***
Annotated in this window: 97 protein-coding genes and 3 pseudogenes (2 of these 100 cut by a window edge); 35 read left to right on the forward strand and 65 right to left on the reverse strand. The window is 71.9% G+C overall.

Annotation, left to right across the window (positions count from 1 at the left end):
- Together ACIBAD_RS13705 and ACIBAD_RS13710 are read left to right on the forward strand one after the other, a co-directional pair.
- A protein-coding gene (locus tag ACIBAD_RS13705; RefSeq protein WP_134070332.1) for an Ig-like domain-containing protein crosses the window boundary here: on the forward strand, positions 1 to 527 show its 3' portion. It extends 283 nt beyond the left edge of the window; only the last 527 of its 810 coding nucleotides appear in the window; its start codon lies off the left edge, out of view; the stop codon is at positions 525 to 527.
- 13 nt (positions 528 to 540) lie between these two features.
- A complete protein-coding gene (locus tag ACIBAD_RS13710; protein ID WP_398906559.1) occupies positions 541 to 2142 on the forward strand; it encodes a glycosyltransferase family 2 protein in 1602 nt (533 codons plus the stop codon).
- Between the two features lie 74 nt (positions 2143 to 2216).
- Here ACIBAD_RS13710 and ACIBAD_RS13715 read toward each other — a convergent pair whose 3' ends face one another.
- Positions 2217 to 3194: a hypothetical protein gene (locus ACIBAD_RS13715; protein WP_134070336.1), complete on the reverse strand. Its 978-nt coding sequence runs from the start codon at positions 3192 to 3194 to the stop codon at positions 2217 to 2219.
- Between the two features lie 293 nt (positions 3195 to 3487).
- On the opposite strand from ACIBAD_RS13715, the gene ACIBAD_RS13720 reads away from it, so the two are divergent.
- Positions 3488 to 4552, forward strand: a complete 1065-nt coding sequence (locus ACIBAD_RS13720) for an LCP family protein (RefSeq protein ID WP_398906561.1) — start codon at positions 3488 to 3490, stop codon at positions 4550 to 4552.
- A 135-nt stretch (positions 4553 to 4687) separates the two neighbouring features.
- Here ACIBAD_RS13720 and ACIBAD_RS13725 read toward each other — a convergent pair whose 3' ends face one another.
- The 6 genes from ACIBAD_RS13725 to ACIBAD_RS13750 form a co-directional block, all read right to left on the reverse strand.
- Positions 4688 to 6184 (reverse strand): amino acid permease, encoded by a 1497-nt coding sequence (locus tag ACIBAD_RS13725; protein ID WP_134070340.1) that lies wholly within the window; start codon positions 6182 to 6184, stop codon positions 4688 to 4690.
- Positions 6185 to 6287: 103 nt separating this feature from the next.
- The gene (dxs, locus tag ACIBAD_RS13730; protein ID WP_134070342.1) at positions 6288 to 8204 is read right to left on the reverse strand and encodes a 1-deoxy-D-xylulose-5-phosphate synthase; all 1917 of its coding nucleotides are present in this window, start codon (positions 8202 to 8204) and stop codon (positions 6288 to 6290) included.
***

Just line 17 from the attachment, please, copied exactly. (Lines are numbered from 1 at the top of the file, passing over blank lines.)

- Positions 6185 to 6287: 103 nt separating this feature from the next.